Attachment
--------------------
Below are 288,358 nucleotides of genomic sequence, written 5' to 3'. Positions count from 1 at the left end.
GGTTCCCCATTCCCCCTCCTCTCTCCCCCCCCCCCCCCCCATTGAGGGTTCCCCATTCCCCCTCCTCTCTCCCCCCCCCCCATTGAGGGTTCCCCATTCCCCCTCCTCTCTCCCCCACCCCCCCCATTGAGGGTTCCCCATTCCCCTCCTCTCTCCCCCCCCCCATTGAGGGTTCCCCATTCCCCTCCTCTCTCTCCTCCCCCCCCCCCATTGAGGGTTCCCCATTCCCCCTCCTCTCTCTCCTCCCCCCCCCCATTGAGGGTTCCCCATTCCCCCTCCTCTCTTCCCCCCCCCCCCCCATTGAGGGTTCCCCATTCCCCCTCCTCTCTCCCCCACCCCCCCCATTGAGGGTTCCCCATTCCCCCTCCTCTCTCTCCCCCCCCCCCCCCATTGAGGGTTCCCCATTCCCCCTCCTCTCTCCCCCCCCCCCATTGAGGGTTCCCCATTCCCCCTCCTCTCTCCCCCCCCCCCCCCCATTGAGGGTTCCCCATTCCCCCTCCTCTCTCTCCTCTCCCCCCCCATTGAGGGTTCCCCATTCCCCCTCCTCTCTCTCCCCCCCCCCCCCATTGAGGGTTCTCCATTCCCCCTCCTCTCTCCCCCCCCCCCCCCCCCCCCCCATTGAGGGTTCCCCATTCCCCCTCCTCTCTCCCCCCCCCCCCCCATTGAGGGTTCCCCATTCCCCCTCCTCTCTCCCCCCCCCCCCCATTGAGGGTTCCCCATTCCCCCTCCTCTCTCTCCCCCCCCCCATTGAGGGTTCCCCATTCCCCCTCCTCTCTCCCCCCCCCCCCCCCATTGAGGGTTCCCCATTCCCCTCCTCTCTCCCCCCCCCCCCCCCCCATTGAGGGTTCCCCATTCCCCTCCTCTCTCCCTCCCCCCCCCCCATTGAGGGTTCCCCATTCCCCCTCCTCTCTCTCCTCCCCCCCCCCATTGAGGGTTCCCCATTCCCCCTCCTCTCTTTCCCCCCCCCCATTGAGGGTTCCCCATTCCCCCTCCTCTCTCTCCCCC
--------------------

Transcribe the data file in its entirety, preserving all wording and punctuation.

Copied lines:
Below are 288,358 nucleotides of genomic sequence, written 5' to 3'. Positions count from 1 at the left end.
GGTTCCCCATTCCCCCTCCTCTCTCCCCCCCCCCCCCCCCATTGAGGGTTCCCCATTCCCCCTCCTCTCTCCCCCCCCCCCATTGAGGGTTCCCCATTCCCCCTCCTCTCTCCCCCACCCCCCCCATTGAGGGTTCCCCATTCCCCTCCTCTCTCCCCCCCCCCATTGAGGGTTCCCCATTCCCCTCCTCTCTCTCCTCCCCCCCCCCCATTGAGGGTTCCCCATTCCCCCTCCTCTCTCTCCTCCCCCCCCCCATTGAGGGTTCCCCATTCCCCCTCCTCTCTTCCCCCCCCCCCCCCATTGAGGGTTCCCCATTCCCCCTCCTCTCTCCCCCACCCCCCCCATTGAGGGTTCCCCATTCCCCCTCCTCTCTCTCCCCCCCCCCCCCCATTGAGGGTTCCCCATTCCCCCTCCTCTCTCCCCCCCCCCCATTGAGGGTTCCCCATTCCCCCTCCTCTCTCCCCCCCCCCCCCCCATTGAGGGTTCCCCATTCCCCCTCCTCTCTCTCCTCTCCCCCCCCATTGAGGGTTCCCCATTCCCCCTCCTCTCTCTCCCCCCCCCCCCCATTGAGGGTTCTCCATTCCCCCTCCTCTCTCCCCCCCCCCCCCCCCCCCCCCATTGAGGGTTCCCCATTCCCCCTCCTCTCTCCCCCCCCCCCCCCATTGAGGGTTCCCCATTCCCCCTCCTCTCTCCCCCCCCCCCCCATTGAGGGTTCCCCATTCCCCCTCCTCTCTCTCCCCCCCCCCATTGAGGGTTCCCCATTCCCCCTCCTCTCTCCCCCCCCCCCCCCCATTGAGGGTTCCCCATTCCCCTCCTCTCTCCCCCCCCCCCCCCCCCATTGAGGGTTCCCCATTCCCCTCCTCTCTCCCTCCCCCCCCCCCATTGAGGGTTCCCCATTCCCCCTCCTCTCTCTCCTCCCCCCCCCCATTGAGGGTTCCCCATTCCCCCTCCTCTCTTTCCCCCCCCCCATTGAGGGTTCCCCATTCCCCCTCCTCTCTCTCCCCC